For Immediate Release


Naomi Starkman, CU, 917.539.3924
Alexis Baden-Mayer, OCA, 202.744.0853

Consumer Advocates

CU and OCA Urge Action on Deceptive ‘Organic’ Labeling:

WASHINGTON - Consumers Union, the nonprofit publisher of Consumer Reports,
and the Organic Consumers Association (OCA), today filed a petition
with the Federal Trade Commission (FTC) requesting action on the
widespread and blatantly deceptive labeling practices of several
“organic” personal care brands that do not comply with the National
Organic Program (NOP). For a copy of the complaint click here.

The complaint, filed on behalf of the estimated 50 million consumers of
organic products, urges the FTC to investigate and consider prohibiting
the pervasive use of organic claims on personal care products that do
not comply with the NOP.

“Consumers can be deceived and misled by the misuse of the ‘organic’
label on personal care products,” said Dr. Urvashi Rangan, Ph.D.,
Director of Technical Policy at Consumers Union. “The Federal Trade
Commission must act quickly and decisively to ensure consumers’ ongoing
trust in the ‘organic’ label for all products, including personal care.”

Currently, “organic” personal-care products don’t have to meet the
same government standards required for organic foods. While some
ingredients may be certified as organic, the product itself may not be
and may contain unapproved synthetic ingredients. Some manufacturers
confuse the issue by including the word “organic” in their brand name,
even though it isn’t clear how much of their product is actually
certified as organic. Others promote certified organic ingredients on
the label when in fact they may only make up a small percentage of a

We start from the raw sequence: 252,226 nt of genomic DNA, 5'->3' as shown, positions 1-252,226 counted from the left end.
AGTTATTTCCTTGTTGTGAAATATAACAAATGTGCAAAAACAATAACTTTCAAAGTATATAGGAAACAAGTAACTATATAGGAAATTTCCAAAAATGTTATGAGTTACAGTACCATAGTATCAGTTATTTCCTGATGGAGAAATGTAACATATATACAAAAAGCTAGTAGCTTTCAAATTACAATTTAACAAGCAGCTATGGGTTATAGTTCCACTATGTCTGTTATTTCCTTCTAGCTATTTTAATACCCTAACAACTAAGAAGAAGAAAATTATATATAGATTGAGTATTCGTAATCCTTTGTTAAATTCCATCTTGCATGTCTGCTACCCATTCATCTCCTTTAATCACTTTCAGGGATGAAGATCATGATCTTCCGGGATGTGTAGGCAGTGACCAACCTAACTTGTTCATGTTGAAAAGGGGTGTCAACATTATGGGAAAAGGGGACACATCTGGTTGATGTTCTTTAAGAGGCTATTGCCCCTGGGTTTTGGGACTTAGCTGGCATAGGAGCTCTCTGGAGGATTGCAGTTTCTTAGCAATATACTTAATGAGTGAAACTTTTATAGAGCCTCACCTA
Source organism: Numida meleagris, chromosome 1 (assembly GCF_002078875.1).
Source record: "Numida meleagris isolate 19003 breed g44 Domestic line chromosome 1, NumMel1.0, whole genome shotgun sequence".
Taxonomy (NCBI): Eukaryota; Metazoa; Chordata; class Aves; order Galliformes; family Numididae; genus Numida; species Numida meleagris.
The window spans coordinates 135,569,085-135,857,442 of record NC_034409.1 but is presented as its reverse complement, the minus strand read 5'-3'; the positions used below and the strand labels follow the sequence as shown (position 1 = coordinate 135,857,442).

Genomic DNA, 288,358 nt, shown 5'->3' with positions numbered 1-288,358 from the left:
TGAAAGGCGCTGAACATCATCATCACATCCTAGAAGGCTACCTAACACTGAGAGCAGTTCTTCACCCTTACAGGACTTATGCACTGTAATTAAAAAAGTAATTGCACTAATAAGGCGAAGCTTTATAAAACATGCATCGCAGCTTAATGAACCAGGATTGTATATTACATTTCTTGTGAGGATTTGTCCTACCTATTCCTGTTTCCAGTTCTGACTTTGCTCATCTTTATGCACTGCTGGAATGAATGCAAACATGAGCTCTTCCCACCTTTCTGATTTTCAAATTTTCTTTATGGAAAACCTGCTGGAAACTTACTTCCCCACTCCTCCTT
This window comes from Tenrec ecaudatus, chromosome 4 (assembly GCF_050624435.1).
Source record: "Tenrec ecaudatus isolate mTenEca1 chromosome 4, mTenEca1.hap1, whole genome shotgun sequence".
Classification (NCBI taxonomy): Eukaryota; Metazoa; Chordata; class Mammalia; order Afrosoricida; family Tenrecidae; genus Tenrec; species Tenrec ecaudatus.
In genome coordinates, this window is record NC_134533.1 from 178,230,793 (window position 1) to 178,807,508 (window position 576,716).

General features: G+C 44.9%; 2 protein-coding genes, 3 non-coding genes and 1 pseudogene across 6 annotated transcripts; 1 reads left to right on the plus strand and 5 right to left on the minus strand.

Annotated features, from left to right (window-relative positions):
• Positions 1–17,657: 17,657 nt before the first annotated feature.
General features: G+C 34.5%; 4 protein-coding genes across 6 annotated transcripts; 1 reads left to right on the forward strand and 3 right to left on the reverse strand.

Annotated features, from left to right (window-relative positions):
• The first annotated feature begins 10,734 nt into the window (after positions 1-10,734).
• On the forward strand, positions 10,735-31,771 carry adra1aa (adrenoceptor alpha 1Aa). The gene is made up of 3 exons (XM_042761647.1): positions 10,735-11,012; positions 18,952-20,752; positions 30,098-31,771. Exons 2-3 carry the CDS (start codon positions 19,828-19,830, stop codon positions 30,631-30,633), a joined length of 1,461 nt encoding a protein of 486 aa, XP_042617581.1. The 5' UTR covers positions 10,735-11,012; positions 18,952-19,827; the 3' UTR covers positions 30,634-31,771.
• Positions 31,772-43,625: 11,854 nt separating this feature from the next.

chemical-heavy formula.


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While the U.S. Department of Agriculture’s (USDA) National Organic
Standards Board (NOSB) enforces strict standards for the labeling of
organic food, it has not adequately regulated or enforced organic
regulations with respect to personal care products. Last year, the NOSB
formally recommended that the NOP regulate personal care products to
ensure that any use of the word “organic” is backed up by third-party
certification to USDA organic standards. In January, OCA filed a
complaint with the USDA, urging that agency to regulate cosmetics as
they do food.

”The USDA National Organic Program has irresponsibly allowed the
market for organic personal care products to be overrun by false
organic claims,” said Ronnie Cummins, Executive Director of the Organic
Consumers Association. “This kind of deception ends up eroding consumer
confidence in all organic products, even food. Hopefully, the FTC can
motivate the USDA to protect organic consumers."



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